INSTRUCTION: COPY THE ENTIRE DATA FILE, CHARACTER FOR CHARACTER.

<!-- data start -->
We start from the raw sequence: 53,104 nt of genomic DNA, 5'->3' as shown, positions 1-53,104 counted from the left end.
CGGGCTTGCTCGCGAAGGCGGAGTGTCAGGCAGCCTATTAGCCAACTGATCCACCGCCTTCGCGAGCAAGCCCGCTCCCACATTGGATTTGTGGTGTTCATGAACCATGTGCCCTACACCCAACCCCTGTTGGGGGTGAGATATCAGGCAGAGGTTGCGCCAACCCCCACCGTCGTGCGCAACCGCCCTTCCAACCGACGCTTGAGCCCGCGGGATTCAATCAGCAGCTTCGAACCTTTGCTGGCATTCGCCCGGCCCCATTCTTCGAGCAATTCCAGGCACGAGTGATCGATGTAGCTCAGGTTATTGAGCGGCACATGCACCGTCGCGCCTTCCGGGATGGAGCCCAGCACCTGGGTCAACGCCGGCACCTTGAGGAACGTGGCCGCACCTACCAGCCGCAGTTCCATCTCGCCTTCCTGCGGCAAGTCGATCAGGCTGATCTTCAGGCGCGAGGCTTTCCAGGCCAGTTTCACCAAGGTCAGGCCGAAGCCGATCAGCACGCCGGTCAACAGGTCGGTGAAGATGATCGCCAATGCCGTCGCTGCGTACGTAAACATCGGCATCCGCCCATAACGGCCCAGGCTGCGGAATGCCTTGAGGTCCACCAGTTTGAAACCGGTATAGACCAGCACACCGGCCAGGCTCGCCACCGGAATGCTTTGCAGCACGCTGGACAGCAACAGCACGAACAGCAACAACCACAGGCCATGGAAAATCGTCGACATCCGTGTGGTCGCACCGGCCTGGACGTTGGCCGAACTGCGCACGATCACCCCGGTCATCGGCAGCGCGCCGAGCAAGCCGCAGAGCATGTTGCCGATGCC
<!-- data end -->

We start from the raw sequence: 53,104 nt of genomic DNA, 5'->3' as shown, positions 1-53,104 counted from the left end.
CGGGCTTGCTCGCGAAGGCGGAGTGTCAGGCAGCCTATTAGCCAACTGATCCACCGCCTTCGCGAGCAAGCCCGCTCCCACATTGGATTTGTGGTGTTCATGAACCATGTGCCCTACACCCAACCCCTGTTGGGGGTGAGATATCAGGCAGAGGTTGCGCCAACCCCCACCGTCGTGCGCAACCGCCCTTCCAACCGACGCTTGAGCCCGCGGGATTCAATCAGCAGCTTCGAACCTTTGCTGGCATTCGCCCGGCCCCATTCTTCGAGCAATTCCAGGCACGAGTGATCGATGTAGCTCAGGTTATTGAGCGGCACATGCACCGTCGCGCCTTCCGGGATGGAGCCCAGCACCTGGGTCAACGCCGGCACCTTGAGGAACGTGGCCGCACCTACCAGCCGCAGTTCCATCTCGCCTTCCTGCGGCAAGTCGATCAGGCTGATCTTCAGGCGCGAGGCTTTCCAGGCCAGTTTCACCAAGGTCAGGCCGAAGCCGATCAGCACGCCGGTCAACAGGTCGGTGAAGATGATCGCCAATGCCGTCGCTGCGTACGTAAACATCGGCATCCGCCCATAACGGCCCAGGCTGCGGAATGCCTTGAGGTCCACCAGTTTGAAACCGGTATAGACCAGCACACCGGCCAGGCTCGCCACCGGAATGCTTTGCAGCACGCTGGACAGCAACAGCACGAACAGCAACAACCACAGGCCATGGAAAATCGTCGACATCCGTGTGGTCGCACCGGCCTGGACGTTGGCCGAACTGCGCACGATCACCCCGGTCATCGGCAGCGCGCCGAGCAAGCCGCAGAGCATGTTGCCGATGCC